- How, just like human skin, tree bark gets rougher and more wrinkled with age
The next few chapters bring in other facets of a forest, including lichen & moss, insects, decomposers and the importance of decay. I gained ideas for things to watch for when walking in the woods.
We’ve hiked for more than three decades, starting with an “intro to hiking” course through a local university’s outdoor centre. So I found myself skimming the last half of the book. Chapter topics are varied: exploring the forest with children, getting out in any season, clothing and survival basics, watching for ticks and more. One statement that got me thinking? That one goal of any hike should be NOT to see wildlife! Hmmm….
All-in-all, I see value in this book for anyone who walks in North American forests. And I’m glad I made a few pages of notes to go back to a couple of times/year. Sometimes it helps to have a jumping off point to renew your sense of wonder when exploring a familiar landscape.
Nearby Nature Project: Practice
I finished “Forest Walking” very early in the month. So I’ve had several opportunities to apply some of the “wonder prompts” from the book. Here are just some of the things I noticed by looking at very familiar trails in Canmore through the lens of new information:
Twice this month, prompted by using all of our senses (hearing and sight), we spotted instances where woodpeckers have been hard at work setting up a standing (soon-to-be) dead tree for colonization by songbirds and insects. In once case, we even spotted the three-toed woodpecker at work!
Chickadees and nuthatches found our backyard feeder within a few days. After the elk vandalism incident, we hung a suet block holder in the original birdfeeder location. Since then, we’ve seen Clark’s nutcrackers (maximum three at a time), downy woodpeckers and hairy woodpeckers!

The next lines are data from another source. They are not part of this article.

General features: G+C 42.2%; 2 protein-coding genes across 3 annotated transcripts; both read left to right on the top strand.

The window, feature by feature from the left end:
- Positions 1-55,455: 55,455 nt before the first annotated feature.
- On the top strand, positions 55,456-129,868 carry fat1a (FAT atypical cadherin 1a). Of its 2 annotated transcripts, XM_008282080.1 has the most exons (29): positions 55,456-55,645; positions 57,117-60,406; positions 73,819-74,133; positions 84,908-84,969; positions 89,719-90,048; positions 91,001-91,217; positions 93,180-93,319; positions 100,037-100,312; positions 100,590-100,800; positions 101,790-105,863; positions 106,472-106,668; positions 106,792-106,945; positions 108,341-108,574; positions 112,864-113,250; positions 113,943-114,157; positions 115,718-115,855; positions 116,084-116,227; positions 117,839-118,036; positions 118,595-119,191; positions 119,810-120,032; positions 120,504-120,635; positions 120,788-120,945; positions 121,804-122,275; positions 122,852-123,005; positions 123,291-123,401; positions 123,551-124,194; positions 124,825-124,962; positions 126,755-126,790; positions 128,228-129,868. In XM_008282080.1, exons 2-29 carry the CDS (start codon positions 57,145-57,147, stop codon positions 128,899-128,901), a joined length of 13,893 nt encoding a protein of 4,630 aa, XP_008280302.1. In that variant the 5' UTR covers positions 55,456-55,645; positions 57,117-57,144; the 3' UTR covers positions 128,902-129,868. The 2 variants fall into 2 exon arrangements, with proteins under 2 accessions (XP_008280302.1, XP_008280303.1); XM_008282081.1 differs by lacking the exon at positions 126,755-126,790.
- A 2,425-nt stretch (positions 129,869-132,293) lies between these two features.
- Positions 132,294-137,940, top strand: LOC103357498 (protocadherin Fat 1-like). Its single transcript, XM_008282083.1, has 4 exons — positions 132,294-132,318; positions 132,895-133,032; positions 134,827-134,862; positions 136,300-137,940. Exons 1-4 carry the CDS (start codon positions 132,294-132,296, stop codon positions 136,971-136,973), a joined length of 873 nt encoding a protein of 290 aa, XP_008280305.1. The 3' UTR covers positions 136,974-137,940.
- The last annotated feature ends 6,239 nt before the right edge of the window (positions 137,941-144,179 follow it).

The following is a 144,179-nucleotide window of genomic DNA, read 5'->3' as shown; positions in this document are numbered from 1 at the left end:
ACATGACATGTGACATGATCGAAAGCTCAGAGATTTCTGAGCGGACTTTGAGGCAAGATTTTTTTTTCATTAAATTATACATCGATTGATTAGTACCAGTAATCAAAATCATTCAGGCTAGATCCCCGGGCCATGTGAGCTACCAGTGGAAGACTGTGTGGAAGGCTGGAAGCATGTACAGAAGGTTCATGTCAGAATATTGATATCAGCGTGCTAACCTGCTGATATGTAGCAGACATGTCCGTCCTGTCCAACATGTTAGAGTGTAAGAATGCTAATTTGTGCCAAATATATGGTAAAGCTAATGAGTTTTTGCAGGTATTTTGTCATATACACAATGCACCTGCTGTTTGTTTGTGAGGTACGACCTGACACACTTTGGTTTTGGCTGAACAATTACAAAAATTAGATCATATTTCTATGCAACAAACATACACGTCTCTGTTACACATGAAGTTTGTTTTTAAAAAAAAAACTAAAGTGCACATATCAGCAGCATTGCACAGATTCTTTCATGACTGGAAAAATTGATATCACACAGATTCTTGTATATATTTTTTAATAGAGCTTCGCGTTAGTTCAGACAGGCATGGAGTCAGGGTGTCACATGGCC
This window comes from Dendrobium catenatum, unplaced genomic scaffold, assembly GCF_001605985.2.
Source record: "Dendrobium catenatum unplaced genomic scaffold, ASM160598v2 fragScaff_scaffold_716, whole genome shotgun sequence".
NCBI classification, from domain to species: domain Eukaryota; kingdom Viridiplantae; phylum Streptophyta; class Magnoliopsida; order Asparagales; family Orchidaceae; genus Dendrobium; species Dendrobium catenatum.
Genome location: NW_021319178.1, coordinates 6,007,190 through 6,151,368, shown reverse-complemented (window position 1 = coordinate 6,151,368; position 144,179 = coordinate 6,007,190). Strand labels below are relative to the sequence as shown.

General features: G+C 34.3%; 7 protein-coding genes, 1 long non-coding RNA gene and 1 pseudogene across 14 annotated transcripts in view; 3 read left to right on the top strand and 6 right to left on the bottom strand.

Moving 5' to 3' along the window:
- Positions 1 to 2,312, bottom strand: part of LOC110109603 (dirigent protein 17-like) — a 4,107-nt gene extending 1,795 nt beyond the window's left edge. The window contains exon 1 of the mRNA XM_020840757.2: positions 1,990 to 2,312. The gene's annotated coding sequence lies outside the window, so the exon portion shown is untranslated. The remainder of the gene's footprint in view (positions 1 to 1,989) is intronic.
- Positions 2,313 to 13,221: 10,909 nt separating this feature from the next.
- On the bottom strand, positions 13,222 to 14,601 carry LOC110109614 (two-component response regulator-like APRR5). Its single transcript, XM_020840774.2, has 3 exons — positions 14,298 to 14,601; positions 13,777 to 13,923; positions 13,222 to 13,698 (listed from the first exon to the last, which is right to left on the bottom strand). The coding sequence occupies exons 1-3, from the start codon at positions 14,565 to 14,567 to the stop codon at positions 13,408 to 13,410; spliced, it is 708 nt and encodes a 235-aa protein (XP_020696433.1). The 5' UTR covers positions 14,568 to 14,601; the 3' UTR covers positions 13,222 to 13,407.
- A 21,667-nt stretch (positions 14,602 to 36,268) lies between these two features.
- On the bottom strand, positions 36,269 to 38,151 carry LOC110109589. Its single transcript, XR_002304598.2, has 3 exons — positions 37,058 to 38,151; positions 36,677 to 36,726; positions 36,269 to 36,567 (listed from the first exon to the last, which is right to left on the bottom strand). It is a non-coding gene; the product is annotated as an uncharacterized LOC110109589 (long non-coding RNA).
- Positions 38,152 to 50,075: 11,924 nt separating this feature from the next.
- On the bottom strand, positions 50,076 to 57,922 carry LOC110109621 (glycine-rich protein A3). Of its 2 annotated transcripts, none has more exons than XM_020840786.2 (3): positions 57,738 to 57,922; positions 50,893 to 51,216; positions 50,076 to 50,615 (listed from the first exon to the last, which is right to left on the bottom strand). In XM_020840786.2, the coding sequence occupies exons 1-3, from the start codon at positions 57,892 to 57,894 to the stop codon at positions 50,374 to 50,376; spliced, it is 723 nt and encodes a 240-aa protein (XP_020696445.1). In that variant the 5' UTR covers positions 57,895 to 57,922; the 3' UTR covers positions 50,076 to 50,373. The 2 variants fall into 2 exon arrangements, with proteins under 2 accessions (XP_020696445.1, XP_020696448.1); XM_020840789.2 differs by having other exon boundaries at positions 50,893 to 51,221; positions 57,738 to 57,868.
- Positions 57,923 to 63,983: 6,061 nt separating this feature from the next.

We continue to monitor for return visits by a scavenging coyote. There’s no way we want to habituate elk, coyotes or any other mammals to coming into a residential area for easy food.
So far, any scavenging magpies have stayed on the ground under the suet block. This is in sharp contrast to our very short-lived experience in Calgary, where magpies aggressively targeted songbirds after suet. And we’ve seen one raven walking through the yard, checking things out. Our resident squirrel was not happy about the raven, but didn’t try to chase it off like it does with the magpies.
We’re looking forward to another few months of backyard birdwatching we’ll take both feeders down in compliance with Canmore’s bird feeder bylaw. March 31st is the official date, but we’ll remove them earlier if we start seeing reports of bears coming out of hibernation in the Bow Valley.
I’m considering two topics for next month’s “Cultivating My Nature Connection” segment: best-selling board game Wingspan (a family Christmas gift that we’ve already played several times) or another book, Finding the Mother Tree: Discovering the Wisdom of the Forest by Suzanne Simard. Have your say on what’s up next by leaving a comment. Thanks!